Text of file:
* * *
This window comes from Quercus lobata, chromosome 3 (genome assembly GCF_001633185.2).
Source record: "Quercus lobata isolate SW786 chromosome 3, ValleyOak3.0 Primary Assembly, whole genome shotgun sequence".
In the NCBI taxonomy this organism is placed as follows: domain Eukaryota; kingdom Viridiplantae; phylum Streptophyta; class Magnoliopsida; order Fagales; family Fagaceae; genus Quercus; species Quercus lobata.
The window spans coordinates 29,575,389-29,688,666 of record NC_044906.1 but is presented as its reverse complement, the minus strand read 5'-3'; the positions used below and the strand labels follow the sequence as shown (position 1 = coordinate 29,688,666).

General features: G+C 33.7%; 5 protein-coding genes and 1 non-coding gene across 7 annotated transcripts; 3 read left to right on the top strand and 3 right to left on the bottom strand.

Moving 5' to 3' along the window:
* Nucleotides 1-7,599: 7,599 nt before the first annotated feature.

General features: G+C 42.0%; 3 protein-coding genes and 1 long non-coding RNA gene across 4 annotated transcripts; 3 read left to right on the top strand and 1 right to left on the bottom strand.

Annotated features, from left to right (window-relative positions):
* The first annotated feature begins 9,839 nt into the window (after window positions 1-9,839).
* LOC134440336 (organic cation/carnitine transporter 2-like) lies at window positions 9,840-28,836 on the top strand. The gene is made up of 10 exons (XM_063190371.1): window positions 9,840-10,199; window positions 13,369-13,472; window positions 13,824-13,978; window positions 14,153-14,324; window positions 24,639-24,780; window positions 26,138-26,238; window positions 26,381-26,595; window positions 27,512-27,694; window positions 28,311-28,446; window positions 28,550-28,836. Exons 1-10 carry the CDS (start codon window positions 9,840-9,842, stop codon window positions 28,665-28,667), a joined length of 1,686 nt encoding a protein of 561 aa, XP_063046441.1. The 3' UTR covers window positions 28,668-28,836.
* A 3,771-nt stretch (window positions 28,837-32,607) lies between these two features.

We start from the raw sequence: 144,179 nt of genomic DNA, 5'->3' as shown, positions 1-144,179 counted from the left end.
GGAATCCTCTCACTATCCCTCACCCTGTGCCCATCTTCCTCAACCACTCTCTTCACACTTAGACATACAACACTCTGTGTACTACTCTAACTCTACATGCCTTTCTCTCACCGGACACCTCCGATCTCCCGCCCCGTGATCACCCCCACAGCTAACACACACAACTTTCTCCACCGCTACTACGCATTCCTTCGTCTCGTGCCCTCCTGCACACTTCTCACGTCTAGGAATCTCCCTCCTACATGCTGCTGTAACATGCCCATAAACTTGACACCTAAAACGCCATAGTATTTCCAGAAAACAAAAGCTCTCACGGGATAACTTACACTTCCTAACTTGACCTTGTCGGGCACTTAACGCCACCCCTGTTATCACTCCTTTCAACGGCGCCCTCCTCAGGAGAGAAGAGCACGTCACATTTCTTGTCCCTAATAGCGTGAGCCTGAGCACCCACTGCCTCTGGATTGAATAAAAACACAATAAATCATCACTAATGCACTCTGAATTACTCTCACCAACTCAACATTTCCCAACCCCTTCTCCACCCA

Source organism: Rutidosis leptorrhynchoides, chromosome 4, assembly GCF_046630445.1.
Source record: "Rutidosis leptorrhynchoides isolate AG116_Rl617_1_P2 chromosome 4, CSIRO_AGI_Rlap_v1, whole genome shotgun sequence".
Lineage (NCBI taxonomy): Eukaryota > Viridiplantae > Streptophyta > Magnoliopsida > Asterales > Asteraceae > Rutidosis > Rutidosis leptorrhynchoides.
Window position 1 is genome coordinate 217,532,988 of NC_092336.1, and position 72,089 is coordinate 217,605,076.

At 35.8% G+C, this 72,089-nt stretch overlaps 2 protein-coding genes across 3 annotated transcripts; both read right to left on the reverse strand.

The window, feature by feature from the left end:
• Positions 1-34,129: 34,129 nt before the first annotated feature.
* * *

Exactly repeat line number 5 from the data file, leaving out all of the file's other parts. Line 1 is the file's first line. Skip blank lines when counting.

General features: G+C 33.7%; 5 protein-coding genes and 1 non-coding gene across 7 annotated transcripts; 3 read left to right on the top strand and 3 right to left on the bottom strand.